• Push rods.  You can make these from one nylon tube push rod, in which case you would use some of your 1/8″ sheet as an anchor for the front end of the outer housing.  Or you can buy an extra 1/4″ balsa stick and some mild steel push rods with 2-56 threads on the ends to make stick-type push rods.
  • Clevises and control horns for the elevator and rudder.
  • Your choice of covering materials and the associated paraphernalia for applying it.
  • Radio system and either electric motor or 049 engine, and suitable propeller.

Step 1:  Wing Construction

Wing construction starts with the wing skins.  Select five sheets of 1/16″ x 3″ x 36″ balsa.  These sheets should be medium balsa, not super hard and not super mushy. You want the top skins to be able to curl easily enough to follow the airfoil contour without cracking.

Mark these sheets in the middle and use a square to cut them squarely in half, so you have 1/16″ x 3″ x 18″ sheets.


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(Please note that if you make a mistake and accidentally cut the sheets a half inch short, it’s not the end of the world.  The plane will still fly.  Similarly, you can start with more 36″ sheets and cut your wing skins as much as 21 inches if you want to.  The plane will fly more slowly and will possibly even be a better trainer.  I built one of these with a 42″ span and it was able to catch thermals and stay up long after it ran out of fuel.  If you go beyond that size, you’ll need to start enlarging the tail and putting it farther back, etc., because it has become a large plane.  At any rate, the point is that the length of the wings does not have to be super precise.)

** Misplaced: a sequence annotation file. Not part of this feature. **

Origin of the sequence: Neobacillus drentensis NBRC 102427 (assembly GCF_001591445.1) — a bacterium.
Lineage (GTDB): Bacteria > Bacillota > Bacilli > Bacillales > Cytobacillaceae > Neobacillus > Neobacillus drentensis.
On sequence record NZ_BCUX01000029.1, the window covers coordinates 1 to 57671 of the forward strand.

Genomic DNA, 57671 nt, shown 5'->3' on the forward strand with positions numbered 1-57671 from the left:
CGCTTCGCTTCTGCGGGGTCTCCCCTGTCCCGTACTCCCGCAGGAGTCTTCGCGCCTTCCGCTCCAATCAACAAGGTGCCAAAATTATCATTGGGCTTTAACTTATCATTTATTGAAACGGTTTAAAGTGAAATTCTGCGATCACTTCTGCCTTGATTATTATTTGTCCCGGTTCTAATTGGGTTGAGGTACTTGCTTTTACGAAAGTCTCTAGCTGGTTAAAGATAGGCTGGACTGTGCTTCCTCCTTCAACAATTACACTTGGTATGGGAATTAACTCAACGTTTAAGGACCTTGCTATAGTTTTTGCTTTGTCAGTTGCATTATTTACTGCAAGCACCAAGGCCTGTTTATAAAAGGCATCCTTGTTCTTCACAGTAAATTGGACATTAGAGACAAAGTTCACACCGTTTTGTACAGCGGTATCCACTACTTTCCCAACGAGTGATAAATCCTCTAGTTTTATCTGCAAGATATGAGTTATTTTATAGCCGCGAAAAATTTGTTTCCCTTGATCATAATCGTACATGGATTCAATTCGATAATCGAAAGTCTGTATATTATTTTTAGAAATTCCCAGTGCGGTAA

Because you are making the bottom skins first, if your sheets vary slightly in length use shortest ones first so the top skins will be longer than the bottom ones.  If you don’t understand why, read through the directions and you’ll see that you don’t want to build the bottom structure and be left with a skin that’s too short to cover the top.

Balsa sheets are frequently warped or curved along the edge, so you may have to straighten the edges with an X-Acto knife and a long ruler.  I can usually put them together so two adjacent sheets are curved the same direction, and they fit well.  You can join the sheets with thin CA, medium CA, titebond, contact cement, or white glue.  I consider edge-joining sheets to be a foundational balsa building skill, so I’ll post an article on this site telling how to do it.

Join three of these sheets along the edges to make a big sheet that is 1/16″ x 9″ x 18″.


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Mark a line 5″ from the trailing edge of your sheet.  This will be the bottom wing skin.


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Place a wing rib so the front edge of the spar notch is on the line that you marked.  Make a mark about 1/16″ to 1/8″ beyond the leading edge of the rib.  Make one of these marks at each edge of your sheet.


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Use a long straight edge to cut the sheet on these marks.